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4. Instrument Sensitivity

  The combined efficiency of the IMAPS optical system and the detector lead to a nominal effective area of about 4.5cm2 for wavelengths longward of about 1000Å.[*] For shorter wavelengths, the drop in efficiency follows the square of the relative decrease in the reflectivity of Al with a LiF overcoat (Lowrance & Carruthers 1981).

To calculate the sensitivity of IMAPS in practical astronomical applications, one must factor in several sources of noise that add to the Poisson statistical fluctuations in the number of detected photons:

Scattered light from the gratings, principally from the echelle.
Readout and dark-current noise from the CCD.
The geocoronal Lyman-$\alpha$ background, some of which can pass through the mechanical collimator (§3.1).
Items (1) and (3) above are additional sources of uv light whose statistical fluctuations add to those of the desired spectral signal. For the purposes of estimating a net signal-to-noise ratio, these illuminations can be thought of as being perfectly uniform. Item (2) is a noise signal whose amplitude is independent of the uv illumination.

As a simplification to a more elaborate procedure discussed in §7.10, we may think of a spectrum being extracted by a slit that is 1 CCD pixel wide and 4 pixels tall, which covers the vertical extent of most of the intensity within an order widened by astigmatism from the echelle grating (§3.2). Within the 4 × 1 extraction rectangle, the rms readout noise is equivalent to 0.55 photons in an integration time lasting 1 second. This is equivalent to the statistical fluctuations in a hypothetical uniform background illumination of 0.30 s-1 added to the spectrum's signal. For a continuum source (i.e., a hot star), the scattered light background is about equal to that of the spectrum itself. The diffuse Lyman-$\alpha$ background produces about 0.3 events s-1 kR-1 in an extraction rectangle near the top of our image format (at 1150Å), and it decreases by at the bottom (950Å) because of the increased baffling by the mechanical collimator.

For the energy gathered over a wavelength spanned by 1 CCD pixel in the horizontal (echelle dispersion) direction, one should expect to find the signal-to-noise ratio given by the relation,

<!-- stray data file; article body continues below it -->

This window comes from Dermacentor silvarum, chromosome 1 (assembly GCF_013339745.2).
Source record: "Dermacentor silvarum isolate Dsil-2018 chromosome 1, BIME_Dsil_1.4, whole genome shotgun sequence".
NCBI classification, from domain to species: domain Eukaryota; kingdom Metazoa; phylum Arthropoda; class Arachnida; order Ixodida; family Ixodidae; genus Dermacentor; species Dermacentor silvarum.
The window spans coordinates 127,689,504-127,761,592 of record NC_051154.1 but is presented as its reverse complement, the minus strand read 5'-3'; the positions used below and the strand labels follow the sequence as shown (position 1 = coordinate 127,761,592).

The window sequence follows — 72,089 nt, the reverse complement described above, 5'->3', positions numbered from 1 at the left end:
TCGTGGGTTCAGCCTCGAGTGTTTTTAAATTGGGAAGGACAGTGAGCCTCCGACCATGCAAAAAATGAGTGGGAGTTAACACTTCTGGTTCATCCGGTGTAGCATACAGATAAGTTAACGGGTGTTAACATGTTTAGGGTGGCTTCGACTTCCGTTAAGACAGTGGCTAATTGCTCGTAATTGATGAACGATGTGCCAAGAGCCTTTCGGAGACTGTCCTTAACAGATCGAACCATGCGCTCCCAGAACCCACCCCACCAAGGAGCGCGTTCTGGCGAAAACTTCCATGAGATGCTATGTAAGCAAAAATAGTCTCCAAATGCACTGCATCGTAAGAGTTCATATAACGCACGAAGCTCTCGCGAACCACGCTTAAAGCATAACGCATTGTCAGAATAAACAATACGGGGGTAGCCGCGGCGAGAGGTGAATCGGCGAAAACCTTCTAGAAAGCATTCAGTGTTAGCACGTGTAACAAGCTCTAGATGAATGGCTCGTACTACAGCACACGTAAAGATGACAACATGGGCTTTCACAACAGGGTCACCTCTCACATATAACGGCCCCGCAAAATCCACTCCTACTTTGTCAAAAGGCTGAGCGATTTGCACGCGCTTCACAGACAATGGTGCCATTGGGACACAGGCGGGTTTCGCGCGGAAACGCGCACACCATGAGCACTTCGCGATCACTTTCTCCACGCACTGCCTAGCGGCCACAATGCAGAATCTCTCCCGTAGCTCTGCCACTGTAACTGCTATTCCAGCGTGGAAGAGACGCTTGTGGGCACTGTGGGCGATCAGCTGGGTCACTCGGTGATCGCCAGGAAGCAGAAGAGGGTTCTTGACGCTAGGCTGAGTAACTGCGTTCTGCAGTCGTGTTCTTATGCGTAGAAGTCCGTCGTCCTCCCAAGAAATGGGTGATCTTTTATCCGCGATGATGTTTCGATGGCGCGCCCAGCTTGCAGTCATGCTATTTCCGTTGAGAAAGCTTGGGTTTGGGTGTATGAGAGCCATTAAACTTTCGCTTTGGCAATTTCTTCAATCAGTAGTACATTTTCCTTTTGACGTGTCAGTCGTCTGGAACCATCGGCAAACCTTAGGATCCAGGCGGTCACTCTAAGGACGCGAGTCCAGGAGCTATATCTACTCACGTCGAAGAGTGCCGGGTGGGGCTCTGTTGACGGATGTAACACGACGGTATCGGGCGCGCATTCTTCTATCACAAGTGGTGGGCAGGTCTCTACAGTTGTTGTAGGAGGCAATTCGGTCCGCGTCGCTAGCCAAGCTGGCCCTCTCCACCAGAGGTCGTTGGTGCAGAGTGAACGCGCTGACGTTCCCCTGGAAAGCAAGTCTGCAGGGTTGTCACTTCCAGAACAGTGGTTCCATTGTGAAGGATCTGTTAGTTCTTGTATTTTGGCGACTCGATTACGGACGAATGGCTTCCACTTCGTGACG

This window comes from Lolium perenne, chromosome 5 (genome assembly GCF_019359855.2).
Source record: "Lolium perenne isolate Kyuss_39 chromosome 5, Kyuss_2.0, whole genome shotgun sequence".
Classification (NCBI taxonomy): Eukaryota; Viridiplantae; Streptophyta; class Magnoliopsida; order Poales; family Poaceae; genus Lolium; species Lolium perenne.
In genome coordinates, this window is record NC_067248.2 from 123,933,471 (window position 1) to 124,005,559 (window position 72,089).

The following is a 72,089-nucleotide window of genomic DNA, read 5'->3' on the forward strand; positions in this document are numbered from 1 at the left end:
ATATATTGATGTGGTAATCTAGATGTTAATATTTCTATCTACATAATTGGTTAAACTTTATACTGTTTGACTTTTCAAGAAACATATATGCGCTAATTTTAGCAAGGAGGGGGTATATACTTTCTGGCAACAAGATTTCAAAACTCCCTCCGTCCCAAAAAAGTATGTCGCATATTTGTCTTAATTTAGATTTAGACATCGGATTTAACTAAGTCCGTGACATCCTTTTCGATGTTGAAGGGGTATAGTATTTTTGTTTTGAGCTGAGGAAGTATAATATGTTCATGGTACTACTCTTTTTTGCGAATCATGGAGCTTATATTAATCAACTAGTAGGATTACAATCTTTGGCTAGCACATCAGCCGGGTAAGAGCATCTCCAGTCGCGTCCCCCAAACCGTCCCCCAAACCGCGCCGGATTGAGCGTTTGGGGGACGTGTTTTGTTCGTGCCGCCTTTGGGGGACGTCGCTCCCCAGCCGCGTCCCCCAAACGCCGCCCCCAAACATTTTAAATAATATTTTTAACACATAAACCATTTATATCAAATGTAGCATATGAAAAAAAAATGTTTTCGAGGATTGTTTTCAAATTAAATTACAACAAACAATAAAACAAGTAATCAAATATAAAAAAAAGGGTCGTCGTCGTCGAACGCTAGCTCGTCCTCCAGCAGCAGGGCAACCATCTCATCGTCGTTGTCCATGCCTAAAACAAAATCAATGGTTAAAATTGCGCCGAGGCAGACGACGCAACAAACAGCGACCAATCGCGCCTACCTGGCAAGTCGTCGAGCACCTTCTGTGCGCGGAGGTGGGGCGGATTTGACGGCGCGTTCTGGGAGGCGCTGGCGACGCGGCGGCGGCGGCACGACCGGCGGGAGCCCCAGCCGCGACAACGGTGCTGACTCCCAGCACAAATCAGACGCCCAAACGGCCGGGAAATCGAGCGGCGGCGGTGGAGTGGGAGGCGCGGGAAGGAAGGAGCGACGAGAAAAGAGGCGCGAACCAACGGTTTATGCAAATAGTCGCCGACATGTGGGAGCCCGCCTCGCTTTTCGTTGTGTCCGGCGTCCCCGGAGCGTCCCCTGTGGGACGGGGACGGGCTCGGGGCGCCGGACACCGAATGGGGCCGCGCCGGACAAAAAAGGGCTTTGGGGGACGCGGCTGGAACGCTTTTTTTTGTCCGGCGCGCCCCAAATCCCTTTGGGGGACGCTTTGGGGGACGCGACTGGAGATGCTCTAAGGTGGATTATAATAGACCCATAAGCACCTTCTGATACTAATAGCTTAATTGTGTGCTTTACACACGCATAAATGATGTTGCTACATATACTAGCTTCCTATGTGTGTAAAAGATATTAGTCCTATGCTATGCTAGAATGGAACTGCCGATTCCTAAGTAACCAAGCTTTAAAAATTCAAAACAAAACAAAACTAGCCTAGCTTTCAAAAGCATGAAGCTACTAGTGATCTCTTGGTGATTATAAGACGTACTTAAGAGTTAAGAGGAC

{\rm SNR}={Nt^{1/2}\over\sqrt{2N+0.30+0.3I({\rm L}\alpha)_{\rm kR}}},\end{displaymath} (1)
where t is the integration time in seconds, N is product of the instrument's effective area and the target's photon flux within a wavelength interval $\lambda/2.4\times 10^5$, and $I({\rm L}\alpha)_{\rm
kR}$ is the intensity of the geocoronal emission expressed in kiloRayleighs. As a rough guide, $I({\rm L}\alpha)_{\rm
kR}$ is about 2 at night and 20 on the daytime side of an orbit. However, there is a strong dependence on solar activity and viewing geometry. Useful guidance on typical values for the geocoronal emission are given by Meier & Mange (1970, 1973) . Fig. 3 shows a plot of the outcome of Eq. 1 for an integration time of 300 seconds per echelle position. In a typical orbit, one can expect to obtain about 1 to 3 times this amount of on-target time for a given object in the sky. Two curves are shown: one for $I({\rm L}\alpha)_{\rm
kR}$ = 2 and the other for $I({\rm L}\alpha)_{\rm
kR}$ = 20. As an example, the star $\pi$ Sco has a flux equal to 630 photons ${\rm cm}^{-2}~{\rm s}^{-1}~{\rm \AA}^{-1}$ at 1050Å, and thus at this wavelength we could expect a SNR = 40. This is about twice the SNR of the $\pi$ Sco spectrum that was obtained by Jenkins, et al. (1989) on the relatively brief 5-minute observing time of a sounding rocket flight (§2).

Figure: 3 Expected signal-to-noise ratios for spectra recorded by IMAPS in 300 s, as a function of the target's continuum intensity. The two curves show the outcome of Eq.1  for two values of the geocoronal Lyman-$\alpha$ diffuse background emission, $I({\rm L}\alpha)_{\rm
kR}$. Numbers at the top of the plot show the approximate fluxes of stars of various spectral types and V magnitudes. 

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Next: Conversions to Fly on Up: High Resolution Spectroscopy in Previous: Signal Processing and Storage